DC -- Natl Museum of American History -- Exhibit: Sounding American Music:
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Description of Pictures: Sounding American Music
From acoustic guitar to keytar – this display looks at musicians representing diverse genres who have innovated, invented, and inspired as they contributed to America’s songbook. Guitars from Steve Cropper, Elizabeth Cotten, and Jesse Fuller demonstrate decades of ingenuity, while Herbie Hancock’s keytar reflects the continuous evolution in American music-making.
About the Artifact Walls
Artifact walls, consisting of 275 linear feet of glass-fronted cases lining the central first and second floors, highlight the depth and breadth of the collections. They reflect the Museum's core mission to collect, study, and exhibit objects from our nation's rich and diverse history. This display is one of the special cases that highlight anniversaries, views into the collections, and research findings.
Recognize anyone? If you recognize specific people (or other things) in the pictures which I haven't labeled, please identify them for the world. Or fill in any other descriptions you can. Click the little pencil icon underneath the file name (just above the picture). Spammers need not apply.
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Copyrights: All pictures were taken by amateur photographer Bruce Guthrie (me!) who retains copyright on them. Free for non-commercial use with attribution. See the [Creative Commons] definition of what this means. "Photos (c) Bruce Guthrie" is fine for attribution. (Commercial use folks can of course contact me.) Feel free to use in publications and pages with attribution but you don't have permission to sell the photos themselves. A free copy of any printed publication using any photographs is requested. Descriptive text, if any, is from a mixture of sources, quite frequently from signs at the location or from official web sites; copyrights, if any, are retained by their original owners.
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Specific picture descriptions: Photos above with "i" icons next to the bracketed sequence numbers (e.g. " ") are described as follows:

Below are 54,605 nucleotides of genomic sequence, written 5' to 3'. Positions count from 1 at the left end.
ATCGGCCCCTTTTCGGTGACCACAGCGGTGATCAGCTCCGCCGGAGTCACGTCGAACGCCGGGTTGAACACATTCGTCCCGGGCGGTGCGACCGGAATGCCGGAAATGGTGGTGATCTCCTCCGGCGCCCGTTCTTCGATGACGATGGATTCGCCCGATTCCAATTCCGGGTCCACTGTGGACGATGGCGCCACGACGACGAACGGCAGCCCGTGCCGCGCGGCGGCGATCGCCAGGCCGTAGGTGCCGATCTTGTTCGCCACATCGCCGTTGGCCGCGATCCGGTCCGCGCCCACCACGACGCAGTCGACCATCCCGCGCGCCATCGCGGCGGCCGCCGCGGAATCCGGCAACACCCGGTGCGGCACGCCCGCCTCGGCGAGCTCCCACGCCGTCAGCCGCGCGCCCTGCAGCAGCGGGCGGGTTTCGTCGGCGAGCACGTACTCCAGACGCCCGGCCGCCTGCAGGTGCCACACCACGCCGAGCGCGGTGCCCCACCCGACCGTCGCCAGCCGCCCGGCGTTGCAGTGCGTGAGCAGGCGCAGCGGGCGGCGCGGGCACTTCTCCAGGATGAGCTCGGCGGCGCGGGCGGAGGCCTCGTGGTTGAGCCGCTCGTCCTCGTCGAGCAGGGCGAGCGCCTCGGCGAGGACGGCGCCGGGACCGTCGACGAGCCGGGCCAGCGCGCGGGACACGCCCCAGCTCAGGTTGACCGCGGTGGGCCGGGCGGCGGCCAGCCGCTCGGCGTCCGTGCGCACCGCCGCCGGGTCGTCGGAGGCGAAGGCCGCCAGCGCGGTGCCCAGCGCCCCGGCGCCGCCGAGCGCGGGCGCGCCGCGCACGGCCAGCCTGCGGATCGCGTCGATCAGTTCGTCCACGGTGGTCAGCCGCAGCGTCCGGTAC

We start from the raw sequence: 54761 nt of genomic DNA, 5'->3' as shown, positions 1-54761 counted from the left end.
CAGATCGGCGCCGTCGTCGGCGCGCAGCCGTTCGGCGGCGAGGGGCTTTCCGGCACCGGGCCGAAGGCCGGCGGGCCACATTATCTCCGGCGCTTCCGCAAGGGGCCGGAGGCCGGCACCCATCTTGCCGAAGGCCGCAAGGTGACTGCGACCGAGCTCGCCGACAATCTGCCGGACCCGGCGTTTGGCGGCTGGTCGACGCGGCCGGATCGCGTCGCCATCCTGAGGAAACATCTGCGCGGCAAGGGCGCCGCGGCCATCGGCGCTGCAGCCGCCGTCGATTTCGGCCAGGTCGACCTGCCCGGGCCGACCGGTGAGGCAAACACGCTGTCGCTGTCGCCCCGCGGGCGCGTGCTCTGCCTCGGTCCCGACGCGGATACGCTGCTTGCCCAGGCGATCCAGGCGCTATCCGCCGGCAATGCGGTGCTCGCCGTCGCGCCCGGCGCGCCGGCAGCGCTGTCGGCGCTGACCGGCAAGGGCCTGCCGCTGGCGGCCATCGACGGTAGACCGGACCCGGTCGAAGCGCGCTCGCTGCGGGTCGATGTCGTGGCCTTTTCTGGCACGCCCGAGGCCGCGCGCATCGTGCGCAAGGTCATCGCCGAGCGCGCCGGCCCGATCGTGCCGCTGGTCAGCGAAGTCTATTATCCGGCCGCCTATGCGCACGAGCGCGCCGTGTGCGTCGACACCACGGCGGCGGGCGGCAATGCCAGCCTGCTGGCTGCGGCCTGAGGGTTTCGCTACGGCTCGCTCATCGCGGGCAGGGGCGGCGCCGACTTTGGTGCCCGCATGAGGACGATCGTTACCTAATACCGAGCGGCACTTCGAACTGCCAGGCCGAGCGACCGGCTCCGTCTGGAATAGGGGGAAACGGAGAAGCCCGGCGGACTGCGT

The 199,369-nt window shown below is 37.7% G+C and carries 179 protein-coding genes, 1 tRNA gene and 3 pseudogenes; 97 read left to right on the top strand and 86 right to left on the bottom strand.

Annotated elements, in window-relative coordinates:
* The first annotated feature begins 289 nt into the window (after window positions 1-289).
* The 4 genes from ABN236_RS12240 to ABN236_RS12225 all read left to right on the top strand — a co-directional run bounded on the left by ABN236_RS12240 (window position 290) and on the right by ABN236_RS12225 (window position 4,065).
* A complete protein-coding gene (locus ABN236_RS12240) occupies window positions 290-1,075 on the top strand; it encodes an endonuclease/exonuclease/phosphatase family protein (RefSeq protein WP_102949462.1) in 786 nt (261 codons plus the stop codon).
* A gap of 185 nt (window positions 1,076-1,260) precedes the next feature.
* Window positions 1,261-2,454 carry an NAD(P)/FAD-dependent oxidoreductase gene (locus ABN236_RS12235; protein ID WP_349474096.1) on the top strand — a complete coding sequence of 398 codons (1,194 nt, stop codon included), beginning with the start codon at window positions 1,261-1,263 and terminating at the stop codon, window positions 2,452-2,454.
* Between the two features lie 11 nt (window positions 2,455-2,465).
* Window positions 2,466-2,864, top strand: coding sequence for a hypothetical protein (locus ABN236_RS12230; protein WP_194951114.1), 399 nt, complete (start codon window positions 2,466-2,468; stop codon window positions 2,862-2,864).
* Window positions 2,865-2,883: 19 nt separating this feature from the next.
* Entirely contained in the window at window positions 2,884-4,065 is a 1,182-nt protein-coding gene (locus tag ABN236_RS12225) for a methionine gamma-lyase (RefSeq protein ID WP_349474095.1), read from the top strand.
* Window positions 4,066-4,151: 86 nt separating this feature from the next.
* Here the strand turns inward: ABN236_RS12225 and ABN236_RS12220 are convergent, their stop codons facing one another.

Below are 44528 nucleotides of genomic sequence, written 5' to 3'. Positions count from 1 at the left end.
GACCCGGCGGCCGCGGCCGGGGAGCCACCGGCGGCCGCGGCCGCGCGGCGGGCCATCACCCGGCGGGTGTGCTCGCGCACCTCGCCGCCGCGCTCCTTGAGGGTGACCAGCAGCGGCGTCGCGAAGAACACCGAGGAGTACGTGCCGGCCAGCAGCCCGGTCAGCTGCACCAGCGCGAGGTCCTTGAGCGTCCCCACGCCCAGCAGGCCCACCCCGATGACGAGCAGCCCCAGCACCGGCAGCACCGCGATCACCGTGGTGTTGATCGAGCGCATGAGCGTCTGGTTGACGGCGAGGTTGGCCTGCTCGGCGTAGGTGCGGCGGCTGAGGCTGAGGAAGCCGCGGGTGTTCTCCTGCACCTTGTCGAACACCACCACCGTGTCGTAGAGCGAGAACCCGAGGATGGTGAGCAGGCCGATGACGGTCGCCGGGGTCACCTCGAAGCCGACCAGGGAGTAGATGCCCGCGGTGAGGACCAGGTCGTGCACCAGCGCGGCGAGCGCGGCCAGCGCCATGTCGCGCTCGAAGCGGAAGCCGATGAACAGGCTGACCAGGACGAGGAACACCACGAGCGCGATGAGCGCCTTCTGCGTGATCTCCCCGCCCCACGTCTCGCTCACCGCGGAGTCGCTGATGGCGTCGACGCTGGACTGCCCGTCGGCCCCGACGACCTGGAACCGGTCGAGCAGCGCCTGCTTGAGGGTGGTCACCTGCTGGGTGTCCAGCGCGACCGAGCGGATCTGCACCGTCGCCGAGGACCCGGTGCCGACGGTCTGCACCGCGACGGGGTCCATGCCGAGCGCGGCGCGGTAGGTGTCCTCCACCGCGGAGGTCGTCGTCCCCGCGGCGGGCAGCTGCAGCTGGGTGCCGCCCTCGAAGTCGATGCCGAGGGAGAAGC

SOUND_200925_08.JPG: Acoustic guitar, around 1890-1895
Mississippi John Hurt (around 1892-1966) was lent this guitar by music researcher Tom Hoskins to play at the 1963 Newport Folks Festival.
The youngest child of parents born into slavery, Hurt worked for decades in cotton fields near his Avalon, Mississippi, home. He developed a unique fingerpicking style and a colorful repertoire steeped in ragtime, blues, and old-time music.
Though he recorded in the 1920s, he did not reach a national audience until he performed with this guitar at Newport. There, Hurt captivated a generation of socially minded youth seeking inspiration from the folk and blues traditions at the heart of American music.
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2020 photos: Well, that was a year, wasn't it? The COVID-19 pandemic cut off most events here in DC after March 11.
Trump's handling of the pandemic was a series of disastrous missteps and lies, encouraging his minions to not wear masks and dramatically increasing infections and deaths here. As the chant goes -- Hey, hey, POTUS-A; how many folks did you kill today? The BLM protests started in June, made all the worse by the child president's inability to have any empathy for anyone other than himself. Then of course he tried to steal the election in November. What a year!
The farthest distance I traveled after that was about 40 miles. I only visited sites in four states -- Maryland, Virginia, West Virginia and DC. That was the least amount of travel I had done since 1995. Number of photos taken this year: about 246,000, the fewest number of photos I had taken in any year since 2007.